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Old 12 December 2007, 13:34   #34
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I'm glad someone mentioned the Playstation, where would that platform be without all of the modchips that made piracy wholesale on the PS1? Do you think that Sony would have sold so many if modchips were not around? Not a chance.

Look at how many Doctor 64 and V64 owners there were, that could backup N64 games and stick them on a BBS, two thirds of sod all really, there was a guy who ran a Nintendo BBS not far from where I live.

I think that originally, Sony turned a blind eye to all the modchip scene, as it provided greater exposure of their PS1 to the masses. Then the piracy side of things all went ballistic and people were renting their way through Blockbuster, so they had to do something about it.

Commodore's failing was the same as Atari's, in that they created custom hardware that didn't move with the times, eventually with a PC you could upgrade a CPU and the memory far more easily and cheaply than you could an Amiga or an ST, it was purely down to economies of scale caused by the PC taking off in offices.

The PC was an office machine that eventually became a games platform as well, the reverse could not be said of the Amiga, despite some cracking DTP software like Final Writer, Wordworth etc. The Amiga was perceived as a games machine and it could never get the credibility as an office machine. The only area where the Amiga held on for far too long was in CGI and rendering where the PC could not compete for ages.

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Old 12 December 2007, 13:59   #35
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Do you have 225 "commercial, copied or original" games for your PC? Maybe 2-3 cracked games? So the numbers were extreme - on PC you only hurt 2-3 large devs that have 100-1000x potential buyers.

Apparently you are thinking just about new releases (and for those I'm sure most of people might have more then 2-3 as mentioned), while there are hundreds 'abandoned' games that you can download on the net for PC.

That is even without touching CD images that you can find on torrents.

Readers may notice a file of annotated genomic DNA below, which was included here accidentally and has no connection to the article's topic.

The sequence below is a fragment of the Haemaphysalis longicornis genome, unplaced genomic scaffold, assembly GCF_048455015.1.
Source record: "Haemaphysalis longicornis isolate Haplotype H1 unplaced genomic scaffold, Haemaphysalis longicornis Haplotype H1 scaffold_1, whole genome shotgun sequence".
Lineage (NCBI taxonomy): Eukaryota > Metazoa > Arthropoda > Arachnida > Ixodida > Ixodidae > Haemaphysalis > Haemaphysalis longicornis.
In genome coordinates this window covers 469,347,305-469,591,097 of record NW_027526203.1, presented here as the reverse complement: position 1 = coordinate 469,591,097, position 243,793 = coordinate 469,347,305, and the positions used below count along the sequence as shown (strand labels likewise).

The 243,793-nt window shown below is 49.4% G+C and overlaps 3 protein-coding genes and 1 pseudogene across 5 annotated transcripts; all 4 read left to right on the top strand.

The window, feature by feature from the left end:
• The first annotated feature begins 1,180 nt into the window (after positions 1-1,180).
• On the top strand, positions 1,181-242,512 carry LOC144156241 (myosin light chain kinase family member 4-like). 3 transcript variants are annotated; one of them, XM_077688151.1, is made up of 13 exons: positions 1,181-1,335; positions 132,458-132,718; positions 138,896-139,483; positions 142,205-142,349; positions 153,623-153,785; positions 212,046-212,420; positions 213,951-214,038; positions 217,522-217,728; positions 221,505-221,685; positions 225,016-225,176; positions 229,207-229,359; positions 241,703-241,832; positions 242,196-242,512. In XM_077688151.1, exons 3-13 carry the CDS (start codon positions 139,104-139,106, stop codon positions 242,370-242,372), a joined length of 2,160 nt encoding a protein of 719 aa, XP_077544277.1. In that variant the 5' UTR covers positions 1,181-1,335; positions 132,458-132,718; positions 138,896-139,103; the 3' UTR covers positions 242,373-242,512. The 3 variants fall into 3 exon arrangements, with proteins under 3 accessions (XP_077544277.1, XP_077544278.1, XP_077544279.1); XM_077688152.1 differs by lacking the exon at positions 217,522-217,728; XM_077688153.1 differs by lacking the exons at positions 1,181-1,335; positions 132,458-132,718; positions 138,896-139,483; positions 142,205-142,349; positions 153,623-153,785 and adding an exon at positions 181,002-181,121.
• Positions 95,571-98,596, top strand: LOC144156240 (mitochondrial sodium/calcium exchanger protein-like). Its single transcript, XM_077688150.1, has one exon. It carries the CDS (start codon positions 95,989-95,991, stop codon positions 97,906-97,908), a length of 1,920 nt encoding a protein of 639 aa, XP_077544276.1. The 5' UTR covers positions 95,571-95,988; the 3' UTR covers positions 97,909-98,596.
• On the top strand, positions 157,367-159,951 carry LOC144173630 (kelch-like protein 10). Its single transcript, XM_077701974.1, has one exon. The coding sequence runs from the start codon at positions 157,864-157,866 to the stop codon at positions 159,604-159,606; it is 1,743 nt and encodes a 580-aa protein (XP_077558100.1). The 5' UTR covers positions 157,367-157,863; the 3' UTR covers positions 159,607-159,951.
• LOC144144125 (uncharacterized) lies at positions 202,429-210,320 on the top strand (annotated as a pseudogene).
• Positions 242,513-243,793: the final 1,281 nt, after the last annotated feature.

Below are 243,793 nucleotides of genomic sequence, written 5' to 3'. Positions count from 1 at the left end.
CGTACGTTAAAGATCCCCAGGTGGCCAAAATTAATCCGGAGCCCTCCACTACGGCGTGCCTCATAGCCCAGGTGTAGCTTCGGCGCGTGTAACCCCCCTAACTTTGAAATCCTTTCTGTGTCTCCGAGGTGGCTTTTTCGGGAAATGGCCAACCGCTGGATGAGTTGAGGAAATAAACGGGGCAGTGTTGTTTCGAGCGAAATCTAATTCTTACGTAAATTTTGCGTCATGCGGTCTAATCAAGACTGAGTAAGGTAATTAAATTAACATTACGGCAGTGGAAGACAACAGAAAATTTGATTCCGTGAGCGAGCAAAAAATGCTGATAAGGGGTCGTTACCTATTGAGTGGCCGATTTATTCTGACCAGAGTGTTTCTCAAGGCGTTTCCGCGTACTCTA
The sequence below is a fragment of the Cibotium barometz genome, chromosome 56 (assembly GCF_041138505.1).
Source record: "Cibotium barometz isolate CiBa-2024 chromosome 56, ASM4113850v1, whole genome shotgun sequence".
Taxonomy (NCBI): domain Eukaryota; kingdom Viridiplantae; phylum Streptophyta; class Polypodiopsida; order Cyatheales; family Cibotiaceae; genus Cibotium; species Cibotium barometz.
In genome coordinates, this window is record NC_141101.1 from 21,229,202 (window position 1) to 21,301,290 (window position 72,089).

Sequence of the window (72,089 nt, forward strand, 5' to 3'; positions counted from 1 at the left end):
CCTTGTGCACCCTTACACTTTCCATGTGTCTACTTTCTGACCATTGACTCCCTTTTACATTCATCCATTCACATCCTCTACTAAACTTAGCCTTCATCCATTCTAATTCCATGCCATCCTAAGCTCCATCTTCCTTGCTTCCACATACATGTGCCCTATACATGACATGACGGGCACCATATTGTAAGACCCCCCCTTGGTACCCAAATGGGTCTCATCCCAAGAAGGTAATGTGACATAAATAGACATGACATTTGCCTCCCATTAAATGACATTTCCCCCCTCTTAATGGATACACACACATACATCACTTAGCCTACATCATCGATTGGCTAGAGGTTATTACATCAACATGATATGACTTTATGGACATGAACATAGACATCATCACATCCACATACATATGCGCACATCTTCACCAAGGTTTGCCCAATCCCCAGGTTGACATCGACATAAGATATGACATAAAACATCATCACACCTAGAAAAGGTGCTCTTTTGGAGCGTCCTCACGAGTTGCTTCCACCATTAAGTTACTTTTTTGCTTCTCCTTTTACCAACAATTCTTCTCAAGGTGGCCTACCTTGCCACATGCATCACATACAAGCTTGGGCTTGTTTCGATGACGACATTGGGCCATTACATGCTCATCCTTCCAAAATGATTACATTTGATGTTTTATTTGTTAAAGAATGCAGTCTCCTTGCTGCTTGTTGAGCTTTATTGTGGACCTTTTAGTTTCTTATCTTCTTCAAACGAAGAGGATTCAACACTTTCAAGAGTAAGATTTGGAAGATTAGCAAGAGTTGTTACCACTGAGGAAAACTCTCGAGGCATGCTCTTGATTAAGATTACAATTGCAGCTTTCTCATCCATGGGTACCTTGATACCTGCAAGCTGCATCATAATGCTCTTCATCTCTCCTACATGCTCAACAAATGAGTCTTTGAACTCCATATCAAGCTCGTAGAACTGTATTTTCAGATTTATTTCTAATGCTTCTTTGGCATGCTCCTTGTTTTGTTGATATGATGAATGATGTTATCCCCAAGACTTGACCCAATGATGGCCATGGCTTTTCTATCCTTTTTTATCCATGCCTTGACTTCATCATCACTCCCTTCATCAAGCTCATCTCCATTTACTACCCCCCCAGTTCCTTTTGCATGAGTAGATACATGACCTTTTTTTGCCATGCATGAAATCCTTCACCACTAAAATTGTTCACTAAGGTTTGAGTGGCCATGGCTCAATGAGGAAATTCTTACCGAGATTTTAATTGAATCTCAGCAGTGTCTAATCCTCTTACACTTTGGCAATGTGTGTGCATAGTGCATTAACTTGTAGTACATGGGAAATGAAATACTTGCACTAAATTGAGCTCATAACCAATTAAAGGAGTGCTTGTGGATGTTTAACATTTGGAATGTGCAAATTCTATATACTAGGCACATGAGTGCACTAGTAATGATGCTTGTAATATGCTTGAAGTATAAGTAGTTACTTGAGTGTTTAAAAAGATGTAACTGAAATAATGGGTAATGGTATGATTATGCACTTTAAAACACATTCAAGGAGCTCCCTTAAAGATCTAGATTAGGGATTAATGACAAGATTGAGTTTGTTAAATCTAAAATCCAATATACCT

It more looks like hardware limitation were the reason companies shifted from Amiga to PC. Just take a look at LucasArt, who developed for amiga until they started to use CD for storage (DOTT, Dig,...) or 3D support (X-Wing and similar series).
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Old 12 December 2007, 14:05   #36
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Well one day there will no REAL Amiga's left after they all stop working, so i guess what is more important is keeping our real Amiga's actually working and enjoy them while we can, because one day we again will have look back nostalgically at when we could once use an "actual" Amiga and not WinUAE.

I will concur though that Piracy really had not much to do with the Amiga's demise, but just due to Commodore and like someone said, lack of funds up against the likes of Microsoft.

The fact also that to buy an Amiga that was modular was BIG money!!.. The A4000 was way overpriced for example and way out of our budgets, but that said, the A500 & A1200 were still VERY expandable, although you couldn't exactly plug in a new chipset like you can with video cards on a PC, but even though the Amiga was this way, i probably wouldn't have had it any other way, because i used to love the way the same chipset in the Amiga was hacked away at year after year to produce amazing results.

The fact that the PC was actually so modular, actually made it "for me" very boring and uninspired. Mind you though, i did upgrade my Amiga as much as i could at the time, with external disk drives, accelerator, memory, CD rom..etc. It was catch up time!.

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Old 12 December 2007, 15:36   #37
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Carp management - read Little Brown man (if you've seen the deathbed vigil )

Some carp product decisions - e.g. scrapping A500. CDTV flop. Introduction of A600 (should've kept the A500+ imo and jumped to AGA from there on).A1200 should've appeared much sooner.

Amiga Inc. Bill McEwen and his band of merry idiots.

Lack of investment for hardware development.

Carp Marketing strategies.

Replacement of Workbench 1.3.

Mitchy the dog ousted with a dog bone as payment.

Sensiblefan sacked for poking fun of management.

Replacing Klix drinks machine for a real waitress.

PETJet catching fire when flying at Mach 1 trying to race Airwolf.

etc etc.

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Old 12 December 2007, 15:41   #38
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Apparently you are thinking just about new releases (and for those I'm sure most of people might have more then 2-3 as mentioned), while there are hundreds 'abandoned' games that you can download on the net for PC.

That is even without touching CD images that you can find on torrents.